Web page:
Graduation season has become somewhat poignant for me. I can’t help but smile when I step through the sliding doors of a box store and find myself looking at a display of cards, balloons, and festive pastries. Hats off to the grads! The tassle is worth the hassle! They’re such happy sentiments. I haven’t donned academic robes for quite a number of years, but it’s still fun to think about the fresh faces, burgeoning potential, and mounds of buttercream icing.
Even in the face of such cheerfulness, though, it’s hard to forget that higher education is in bad shape. It’s time to start thinking creatively about this problem, because it’s obvious that our present system is becoming unsustainable. College has become ludicrously expensive while offering graduates diminishing returns on their investments.
As institutions compete for a shrinking pool of potential students, resources are being squandered on fancy buildings and overpaid administration, while starving adjuncts teach most of the courses. College campuses are continually in the news, but for all the wrong reasons. Sooner or later, something has to give.
The coming shake-up could have any number of negative consequences, but there may also be windows of opportunity for positive reform. Many existing colleges will go bankrupt, and families may start thinking further outside the box as they consider their educational options. Trade schools will probably see increased interest as traditional four-year colleges decline.
There may also be space, though, for some new innovations. For instance, there could be demand for a kind of hybrid college, which combines serious scholastic study with sustained instruction in a trade or practical skill. Let’s call this the “Thales Model,” in honor of the Greek philosopher who (according to legend) once took a short hiatus from his life of contemplation just to demonstrate that he was perfectly capable of running a successful business.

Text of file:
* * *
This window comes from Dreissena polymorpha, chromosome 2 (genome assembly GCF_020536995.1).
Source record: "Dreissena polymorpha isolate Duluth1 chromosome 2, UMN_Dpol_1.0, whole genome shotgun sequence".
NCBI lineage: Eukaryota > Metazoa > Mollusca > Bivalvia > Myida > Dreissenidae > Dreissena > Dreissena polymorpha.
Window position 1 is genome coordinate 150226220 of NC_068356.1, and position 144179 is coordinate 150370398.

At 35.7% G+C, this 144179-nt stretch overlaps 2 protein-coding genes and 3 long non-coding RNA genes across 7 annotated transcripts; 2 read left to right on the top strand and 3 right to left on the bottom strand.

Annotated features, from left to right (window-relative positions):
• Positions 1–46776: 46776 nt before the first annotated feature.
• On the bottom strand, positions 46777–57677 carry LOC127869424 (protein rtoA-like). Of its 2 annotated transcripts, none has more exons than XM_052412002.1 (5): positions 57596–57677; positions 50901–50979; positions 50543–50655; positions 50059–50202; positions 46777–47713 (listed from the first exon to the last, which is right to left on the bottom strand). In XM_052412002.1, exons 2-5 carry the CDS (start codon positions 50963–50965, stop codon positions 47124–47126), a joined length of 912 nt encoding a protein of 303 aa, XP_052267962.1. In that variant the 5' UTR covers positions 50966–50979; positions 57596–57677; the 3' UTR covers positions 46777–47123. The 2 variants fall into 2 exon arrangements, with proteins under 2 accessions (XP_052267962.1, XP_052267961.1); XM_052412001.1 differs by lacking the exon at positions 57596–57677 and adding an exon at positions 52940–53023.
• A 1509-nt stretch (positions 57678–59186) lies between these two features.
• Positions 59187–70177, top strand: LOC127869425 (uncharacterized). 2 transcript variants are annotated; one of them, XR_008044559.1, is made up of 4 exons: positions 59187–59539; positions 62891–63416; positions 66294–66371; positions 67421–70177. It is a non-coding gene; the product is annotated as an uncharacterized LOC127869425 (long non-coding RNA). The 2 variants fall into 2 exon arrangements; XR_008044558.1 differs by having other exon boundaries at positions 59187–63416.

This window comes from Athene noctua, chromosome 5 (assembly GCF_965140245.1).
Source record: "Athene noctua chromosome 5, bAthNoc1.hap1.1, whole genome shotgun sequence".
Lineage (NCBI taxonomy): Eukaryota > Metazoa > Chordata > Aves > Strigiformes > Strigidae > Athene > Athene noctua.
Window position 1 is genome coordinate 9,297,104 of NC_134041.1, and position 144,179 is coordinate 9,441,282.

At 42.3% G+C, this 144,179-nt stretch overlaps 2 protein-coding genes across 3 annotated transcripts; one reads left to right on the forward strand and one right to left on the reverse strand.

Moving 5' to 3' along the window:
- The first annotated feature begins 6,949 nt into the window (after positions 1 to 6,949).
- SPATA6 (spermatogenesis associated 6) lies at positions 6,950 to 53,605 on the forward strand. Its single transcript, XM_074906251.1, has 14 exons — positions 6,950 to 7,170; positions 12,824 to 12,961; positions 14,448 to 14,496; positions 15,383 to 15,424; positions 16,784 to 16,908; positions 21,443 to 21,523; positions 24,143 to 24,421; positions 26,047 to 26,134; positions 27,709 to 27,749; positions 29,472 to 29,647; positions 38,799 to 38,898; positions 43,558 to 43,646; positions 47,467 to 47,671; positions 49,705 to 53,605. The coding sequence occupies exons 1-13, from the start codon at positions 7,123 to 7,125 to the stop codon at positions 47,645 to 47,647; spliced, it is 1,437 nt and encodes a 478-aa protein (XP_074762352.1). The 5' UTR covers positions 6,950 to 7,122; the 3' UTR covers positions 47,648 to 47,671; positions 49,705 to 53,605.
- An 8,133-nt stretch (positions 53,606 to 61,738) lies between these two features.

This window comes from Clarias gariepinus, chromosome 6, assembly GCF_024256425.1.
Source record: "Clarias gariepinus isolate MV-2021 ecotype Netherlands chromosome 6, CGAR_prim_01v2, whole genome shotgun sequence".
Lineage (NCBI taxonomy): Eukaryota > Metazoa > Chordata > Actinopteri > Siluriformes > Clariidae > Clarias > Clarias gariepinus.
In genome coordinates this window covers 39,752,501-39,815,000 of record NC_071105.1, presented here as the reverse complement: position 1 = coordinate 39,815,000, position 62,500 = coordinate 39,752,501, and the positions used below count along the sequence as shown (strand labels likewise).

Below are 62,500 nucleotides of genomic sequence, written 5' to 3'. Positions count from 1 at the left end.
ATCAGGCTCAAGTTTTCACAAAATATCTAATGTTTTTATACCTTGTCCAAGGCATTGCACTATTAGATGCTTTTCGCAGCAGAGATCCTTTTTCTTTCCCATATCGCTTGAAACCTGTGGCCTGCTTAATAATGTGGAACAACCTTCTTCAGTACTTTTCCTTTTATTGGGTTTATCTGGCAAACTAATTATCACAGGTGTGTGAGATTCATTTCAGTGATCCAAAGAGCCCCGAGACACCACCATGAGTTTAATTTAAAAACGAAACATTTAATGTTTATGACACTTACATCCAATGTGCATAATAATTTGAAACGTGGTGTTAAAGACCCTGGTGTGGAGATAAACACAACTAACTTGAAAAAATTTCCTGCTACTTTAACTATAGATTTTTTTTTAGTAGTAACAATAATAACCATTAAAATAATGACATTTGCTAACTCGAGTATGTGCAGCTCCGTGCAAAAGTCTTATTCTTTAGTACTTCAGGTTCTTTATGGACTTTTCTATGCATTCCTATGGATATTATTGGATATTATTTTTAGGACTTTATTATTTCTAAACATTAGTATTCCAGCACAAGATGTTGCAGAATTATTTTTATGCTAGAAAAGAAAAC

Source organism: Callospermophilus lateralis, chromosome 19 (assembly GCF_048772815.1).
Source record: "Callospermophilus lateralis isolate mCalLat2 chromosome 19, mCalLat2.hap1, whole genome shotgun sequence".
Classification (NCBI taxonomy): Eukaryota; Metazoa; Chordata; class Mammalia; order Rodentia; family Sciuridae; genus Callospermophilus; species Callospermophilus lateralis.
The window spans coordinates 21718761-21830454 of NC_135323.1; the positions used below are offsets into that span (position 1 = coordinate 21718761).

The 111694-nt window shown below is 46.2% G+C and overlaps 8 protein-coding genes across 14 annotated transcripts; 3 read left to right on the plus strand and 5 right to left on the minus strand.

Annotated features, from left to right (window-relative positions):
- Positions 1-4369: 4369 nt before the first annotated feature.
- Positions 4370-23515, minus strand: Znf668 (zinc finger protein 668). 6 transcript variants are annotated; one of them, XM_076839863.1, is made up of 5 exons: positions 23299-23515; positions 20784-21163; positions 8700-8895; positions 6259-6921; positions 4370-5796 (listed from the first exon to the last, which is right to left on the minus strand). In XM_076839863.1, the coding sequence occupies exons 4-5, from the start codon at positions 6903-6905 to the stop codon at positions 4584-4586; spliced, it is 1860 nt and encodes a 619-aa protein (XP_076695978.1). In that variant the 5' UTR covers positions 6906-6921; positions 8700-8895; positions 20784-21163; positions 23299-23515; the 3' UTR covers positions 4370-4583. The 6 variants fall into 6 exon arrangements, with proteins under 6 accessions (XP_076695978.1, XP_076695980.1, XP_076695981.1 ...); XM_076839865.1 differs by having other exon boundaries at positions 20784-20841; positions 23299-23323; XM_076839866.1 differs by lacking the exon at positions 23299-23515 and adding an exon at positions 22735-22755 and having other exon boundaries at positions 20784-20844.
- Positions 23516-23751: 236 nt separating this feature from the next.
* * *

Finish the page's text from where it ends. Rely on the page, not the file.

According to the Thales Model, students would complete a serious classical curriculum with a strong emphasis on writing and textual analysis. Depending on the size of the faculty and student body, it might make sense to have a single Great Books-oriented curriculum for everyone, or there might be room for a stronger disciplinary focus in the later years.
At the same time, all students would receive extended instruction in carpentry, gardening, the culinary arts, and other practical pursuits. The goal would be to spend roughly half of the day reading books and the other half working with one’s hands. By the time they graduated, students would have a solid grounding in the Western canon, but they would also be able to build tables, grow tomatoes, and make decent French omelets.
What’s the point of combining scholastic breadth with practical depth? The answer is twofold. On a practical level, this program would help prepare students for an uncertain and rapidly changing job market. The scholastic component would help to build soft skills. This is the insight that is unfortunately lost on many people who are so disgusted with the modern university that they want to abandon the liberal arts altogether. Reading and writing are key to intellectual development, and the classical curriculum is rich in both. It’s good for young adults to build analytic and written skills, which may give them more versatility in times of economic uncertainty. A library card (or Kindle) is wonderful, but we really aren’t born knowing how to read a text properly. Formal instruction can help, potentially paying dividends across our whole adult lives.